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Tuesday, 06 March 2018


When you write of the power of a series of images, the thought that comes to. mind is that a series shares some similarity to a film, at least in the sense that there's a sequence rather than a single static image. Of course, there are many dissimilarities as well, but the concept of one photo/scene building on the what went before has a certain resonance.

As a former long time New Englander who has been hanging out in Austin for over 11 years now I have to tell "y'all" how hard it is here to endure 70+ degree days in early March and want to emphasize how much I miss the cold frozen stuff like ice, snow and slush.

Those pictures in a series you mentioned are sometimes called movies!

Hi Mike,
This could be a subject to persue at TOP. Portfolios or series of photographs on a theme.
2 years ago I visited the V&A (Victoria and Albert museum) in London where an exhibition of Portfolios from their massive collection was on display. The curator told me that series photographs was the earliest and most consistent way photographs were shown.
Think about William Henry Fox Talbot and Pencil of Nature.It is my favourite way to show photographs.

Driving around looking for pictures one afternoon some years ago, I had a sort of mini-revelation: namely, that for me photography must be about telling a story. I realized early in my career that for me photography is above all an act of exploration. But somehow I had not made a complete connection with that understanding. On this particular day I realized that in order to be engaged I must be working toward some sort of story, whether a photo essay or a photos-and-words story. The best years of my career were the late ‘80s and early ‘90s, when I was developing and shooting A-V documentaries for non-profit organizations; telling stories in photos and words. Doing books is also great, even better in some ways because they’re more permanent – assuming I can get them published!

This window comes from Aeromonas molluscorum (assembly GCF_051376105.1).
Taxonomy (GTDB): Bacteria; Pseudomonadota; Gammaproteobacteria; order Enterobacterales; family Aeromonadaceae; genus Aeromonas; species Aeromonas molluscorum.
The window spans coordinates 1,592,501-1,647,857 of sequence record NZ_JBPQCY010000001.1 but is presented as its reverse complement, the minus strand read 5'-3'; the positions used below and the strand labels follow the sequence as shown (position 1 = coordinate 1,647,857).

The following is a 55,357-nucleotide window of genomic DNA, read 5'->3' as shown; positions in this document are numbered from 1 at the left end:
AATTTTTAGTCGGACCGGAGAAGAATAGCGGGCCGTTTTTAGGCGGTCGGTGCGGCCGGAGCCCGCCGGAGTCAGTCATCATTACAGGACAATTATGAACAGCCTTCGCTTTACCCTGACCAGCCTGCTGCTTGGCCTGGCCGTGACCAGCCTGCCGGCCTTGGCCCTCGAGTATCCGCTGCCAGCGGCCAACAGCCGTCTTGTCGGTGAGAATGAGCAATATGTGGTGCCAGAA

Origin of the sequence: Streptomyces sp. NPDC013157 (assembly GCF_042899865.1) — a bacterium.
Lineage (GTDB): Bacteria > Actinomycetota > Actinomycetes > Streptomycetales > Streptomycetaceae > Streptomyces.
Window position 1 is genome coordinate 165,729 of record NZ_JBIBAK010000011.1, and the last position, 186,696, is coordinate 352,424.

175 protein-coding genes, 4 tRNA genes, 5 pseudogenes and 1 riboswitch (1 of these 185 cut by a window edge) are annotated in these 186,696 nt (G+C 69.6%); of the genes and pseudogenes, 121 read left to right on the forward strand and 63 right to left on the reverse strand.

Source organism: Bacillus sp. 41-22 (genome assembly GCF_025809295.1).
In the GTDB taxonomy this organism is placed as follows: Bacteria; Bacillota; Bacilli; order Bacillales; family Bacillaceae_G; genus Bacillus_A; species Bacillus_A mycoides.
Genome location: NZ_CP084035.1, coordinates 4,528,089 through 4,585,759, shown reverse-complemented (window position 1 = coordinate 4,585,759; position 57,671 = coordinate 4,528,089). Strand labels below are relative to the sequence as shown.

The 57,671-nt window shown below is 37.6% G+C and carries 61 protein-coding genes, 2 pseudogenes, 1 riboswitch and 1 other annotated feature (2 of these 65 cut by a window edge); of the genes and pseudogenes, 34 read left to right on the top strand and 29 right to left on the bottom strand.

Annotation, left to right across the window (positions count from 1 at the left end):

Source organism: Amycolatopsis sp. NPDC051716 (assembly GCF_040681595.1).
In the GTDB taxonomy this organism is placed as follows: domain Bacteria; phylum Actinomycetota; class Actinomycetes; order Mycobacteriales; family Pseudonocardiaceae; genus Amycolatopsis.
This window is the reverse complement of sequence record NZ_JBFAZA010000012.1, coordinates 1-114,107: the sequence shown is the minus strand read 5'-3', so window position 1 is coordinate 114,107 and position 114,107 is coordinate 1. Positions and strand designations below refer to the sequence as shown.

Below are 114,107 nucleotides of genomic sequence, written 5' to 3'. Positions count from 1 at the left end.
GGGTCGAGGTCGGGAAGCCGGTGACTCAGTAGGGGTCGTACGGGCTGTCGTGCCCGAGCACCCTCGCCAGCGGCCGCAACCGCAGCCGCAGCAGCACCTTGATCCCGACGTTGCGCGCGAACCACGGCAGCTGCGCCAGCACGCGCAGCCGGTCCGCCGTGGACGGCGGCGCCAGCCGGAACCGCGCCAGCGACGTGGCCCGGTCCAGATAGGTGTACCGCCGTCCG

I’m not an art photographer, except perhaps incidentally, or perhaps I should say accidentally. I’m always looking for visual puns, but other than that I’m mostly not looking for stand-alone photographs. Many of my photographs are not strong on their own, but gain strength from their context as part of a story or sequence.

I have always been drawn to the old, the abandoned, the worn out, the passing away. Abandoned buildings, abandoned cars – whatever man has used, worn out, and discarded -- fascinate me because they speak of worn out lives, lived and discarded with neither name nor history.

I am especially drawn to the remnants of mid-twentieth-century roadside culture because I lived it. In the 1950s and '60s I hitch-hiked the two-lane highways of America. I saw the Rock City barns, the Mail Pouch Tobacco barns, the roadside fast-food stands built to look like giant chickens or hot dogs, the wigwam motels. Like Tennyson's Ulysses, "I am a part of all I have met." Or more accurately, all I have met is part of me.

I admire the work of nature photographers such as David Meunch and the late Galen Rowell, but am much more drawn to the work of the great observers of the human scene, such as Elliott Erwitt, Robert Doisneau, and Henri Cartier-Bresson. I wish I could do what they do. I've tried, and I know I will never photograph people as well as they do. But I have a niche of my own, and I must be content. Rather than photographing nature or the human condition, my role is to document the interface between nature and the crumbling works of man.

Hi Mike,

Series do work in instagram if you use a very unique hashtag (and hope that nobody else uses it). Here's one I did in 2014 / 2015



Thanks, Mike!

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